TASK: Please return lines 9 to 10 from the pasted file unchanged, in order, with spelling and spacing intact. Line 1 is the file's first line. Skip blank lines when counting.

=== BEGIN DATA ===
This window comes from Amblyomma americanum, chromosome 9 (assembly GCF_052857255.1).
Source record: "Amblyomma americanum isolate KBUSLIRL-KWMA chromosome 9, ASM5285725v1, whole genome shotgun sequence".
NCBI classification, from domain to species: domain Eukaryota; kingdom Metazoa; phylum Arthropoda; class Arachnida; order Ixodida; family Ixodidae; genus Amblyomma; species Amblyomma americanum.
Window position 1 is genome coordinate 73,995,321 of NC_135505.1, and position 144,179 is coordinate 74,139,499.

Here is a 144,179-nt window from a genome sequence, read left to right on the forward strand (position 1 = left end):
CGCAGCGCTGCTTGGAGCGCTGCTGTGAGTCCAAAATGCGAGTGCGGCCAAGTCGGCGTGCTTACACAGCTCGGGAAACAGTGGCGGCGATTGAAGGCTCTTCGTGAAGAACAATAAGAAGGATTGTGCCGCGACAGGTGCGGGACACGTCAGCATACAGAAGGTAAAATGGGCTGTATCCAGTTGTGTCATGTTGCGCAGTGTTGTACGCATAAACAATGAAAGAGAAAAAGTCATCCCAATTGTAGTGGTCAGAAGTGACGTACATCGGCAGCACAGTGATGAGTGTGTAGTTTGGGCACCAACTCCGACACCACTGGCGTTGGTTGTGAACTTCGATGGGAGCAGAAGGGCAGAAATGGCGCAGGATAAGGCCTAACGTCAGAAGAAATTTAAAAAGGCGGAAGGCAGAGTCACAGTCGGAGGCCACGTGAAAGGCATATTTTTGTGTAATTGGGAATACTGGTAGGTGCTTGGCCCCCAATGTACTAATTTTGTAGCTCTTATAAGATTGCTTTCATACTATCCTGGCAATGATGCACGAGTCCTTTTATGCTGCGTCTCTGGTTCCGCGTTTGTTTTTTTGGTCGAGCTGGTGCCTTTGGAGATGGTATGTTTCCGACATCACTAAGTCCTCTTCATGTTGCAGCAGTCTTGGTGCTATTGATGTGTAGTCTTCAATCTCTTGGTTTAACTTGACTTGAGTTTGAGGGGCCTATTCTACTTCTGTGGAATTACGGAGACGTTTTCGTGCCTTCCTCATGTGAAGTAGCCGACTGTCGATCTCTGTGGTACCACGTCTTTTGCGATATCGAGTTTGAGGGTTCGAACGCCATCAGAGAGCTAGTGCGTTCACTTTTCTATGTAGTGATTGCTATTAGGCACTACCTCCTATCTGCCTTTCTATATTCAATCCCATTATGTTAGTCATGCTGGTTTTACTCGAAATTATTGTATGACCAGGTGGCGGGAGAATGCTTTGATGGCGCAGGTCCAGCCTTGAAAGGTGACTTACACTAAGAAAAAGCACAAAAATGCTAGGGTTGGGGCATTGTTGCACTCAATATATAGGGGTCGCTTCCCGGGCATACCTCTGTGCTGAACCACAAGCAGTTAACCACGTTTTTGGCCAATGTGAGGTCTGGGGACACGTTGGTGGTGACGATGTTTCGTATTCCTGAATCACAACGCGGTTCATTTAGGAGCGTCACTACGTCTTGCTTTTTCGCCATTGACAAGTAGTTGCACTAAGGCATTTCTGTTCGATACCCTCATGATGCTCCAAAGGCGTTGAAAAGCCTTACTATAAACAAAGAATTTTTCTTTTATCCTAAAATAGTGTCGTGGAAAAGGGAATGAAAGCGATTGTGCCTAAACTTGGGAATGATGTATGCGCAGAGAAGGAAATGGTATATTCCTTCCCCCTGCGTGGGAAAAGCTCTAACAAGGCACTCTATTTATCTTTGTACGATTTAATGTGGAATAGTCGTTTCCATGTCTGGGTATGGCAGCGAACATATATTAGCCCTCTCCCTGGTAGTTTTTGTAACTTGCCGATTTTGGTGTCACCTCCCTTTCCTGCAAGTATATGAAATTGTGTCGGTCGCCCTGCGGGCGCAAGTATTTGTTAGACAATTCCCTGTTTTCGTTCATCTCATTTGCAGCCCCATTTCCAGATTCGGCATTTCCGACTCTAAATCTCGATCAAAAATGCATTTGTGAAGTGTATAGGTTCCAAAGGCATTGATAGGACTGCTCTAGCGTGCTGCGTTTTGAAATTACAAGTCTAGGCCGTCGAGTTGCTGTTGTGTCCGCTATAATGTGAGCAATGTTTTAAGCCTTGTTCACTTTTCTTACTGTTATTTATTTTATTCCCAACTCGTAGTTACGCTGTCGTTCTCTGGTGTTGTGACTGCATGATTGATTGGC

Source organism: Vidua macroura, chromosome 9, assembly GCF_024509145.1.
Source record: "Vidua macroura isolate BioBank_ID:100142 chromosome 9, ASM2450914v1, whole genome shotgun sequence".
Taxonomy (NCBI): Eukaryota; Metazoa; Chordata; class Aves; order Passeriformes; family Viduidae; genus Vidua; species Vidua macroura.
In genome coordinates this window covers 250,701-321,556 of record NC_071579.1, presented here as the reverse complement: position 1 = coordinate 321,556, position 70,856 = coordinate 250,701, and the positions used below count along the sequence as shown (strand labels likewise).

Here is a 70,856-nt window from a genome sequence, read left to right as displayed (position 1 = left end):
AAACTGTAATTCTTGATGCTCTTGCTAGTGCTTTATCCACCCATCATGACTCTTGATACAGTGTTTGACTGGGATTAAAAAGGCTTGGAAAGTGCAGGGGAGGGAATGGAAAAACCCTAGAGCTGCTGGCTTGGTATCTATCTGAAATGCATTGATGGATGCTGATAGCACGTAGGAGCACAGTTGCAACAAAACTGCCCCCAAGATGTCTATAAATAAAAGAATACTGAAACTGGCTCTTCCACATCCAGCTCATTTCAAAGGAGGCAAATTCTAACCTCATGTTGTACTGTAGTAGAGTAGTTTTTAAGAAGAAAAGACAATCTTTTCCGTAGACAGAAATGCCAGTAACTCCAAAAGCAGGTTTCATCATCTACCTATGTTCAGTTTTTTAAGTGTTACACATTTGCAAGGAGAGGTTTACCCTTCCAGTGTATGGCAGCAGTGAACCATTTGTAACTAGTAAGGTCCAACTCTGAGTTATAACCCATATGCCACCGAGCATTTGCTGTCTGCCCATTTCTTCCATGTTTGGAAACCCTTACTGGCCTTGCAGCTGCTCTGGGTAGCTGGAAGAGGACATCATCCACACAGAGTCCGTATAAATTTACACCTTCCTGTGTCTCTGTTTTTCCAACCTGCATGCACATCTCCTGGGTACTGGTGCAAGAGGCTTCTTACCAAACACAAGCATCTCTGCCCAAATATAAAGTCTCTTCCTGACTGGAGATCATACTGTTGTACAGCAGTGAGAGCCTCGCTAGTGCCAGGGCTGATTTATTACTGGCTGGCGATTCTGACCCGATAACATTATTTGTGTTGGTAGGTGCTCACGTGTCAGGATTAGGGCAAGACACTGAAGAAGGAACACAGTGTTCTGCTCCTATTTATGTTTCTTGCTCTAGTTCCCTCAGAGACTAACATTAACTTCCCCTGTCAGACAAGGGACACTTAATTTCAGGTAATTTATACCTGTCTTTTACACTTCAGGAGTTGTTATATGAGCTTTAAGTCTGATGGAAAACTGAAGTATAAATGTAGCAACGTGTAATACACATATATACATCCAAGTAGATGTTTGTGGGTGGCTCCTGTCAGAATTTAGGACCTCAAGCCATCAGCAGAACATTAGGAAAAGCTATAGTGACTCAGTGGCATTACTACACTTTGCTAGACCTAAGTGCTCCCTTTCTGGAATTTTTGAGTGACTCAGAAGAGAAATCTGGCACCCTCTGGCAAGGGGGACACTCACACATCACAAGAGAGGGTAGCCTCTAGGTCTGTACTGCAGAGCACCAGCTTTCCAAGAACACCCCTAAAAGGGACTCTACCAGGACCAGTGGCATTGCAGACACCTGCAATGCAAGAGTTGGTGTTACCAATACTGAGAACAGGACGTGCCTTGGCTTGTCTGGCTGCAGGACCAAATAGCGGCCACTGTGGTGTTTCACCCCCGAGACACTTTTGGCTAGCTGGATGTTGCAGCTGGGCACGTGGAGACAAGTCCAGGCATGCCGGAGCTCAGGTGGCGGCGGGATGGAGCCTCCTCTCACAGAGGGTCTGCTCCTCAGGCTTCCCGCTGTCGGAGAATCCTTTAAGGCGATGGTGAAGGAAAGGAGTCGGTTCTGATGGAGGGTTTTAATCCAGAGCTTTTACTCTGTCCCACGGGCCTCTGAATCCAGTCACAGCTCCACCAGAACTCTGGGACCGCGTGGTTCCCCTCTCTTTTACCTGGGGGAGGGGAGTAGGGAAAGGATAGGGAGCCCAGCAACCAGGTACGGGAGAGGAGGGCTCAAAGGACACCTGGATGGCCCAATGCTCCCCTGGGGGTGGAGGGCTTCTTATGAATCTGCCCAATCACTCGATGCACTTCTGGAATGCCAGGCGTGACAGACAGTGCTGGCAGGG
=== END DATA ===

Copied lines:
Taxonomy (NCBI): Eukaryota; Metazoa; Chordata; class Aves; order Passeriformes; family Viduidae; genus Vidua; species Vidua macroura.
In genome coordinates this window covers 250,701-321,556 of record NC_071579.1, presented here as the reverse complement: position 1 = coordinate 321,556, position 70,856 = coordinate 250,701, and the positions used below count along the sequence as shown (strand labels likewise).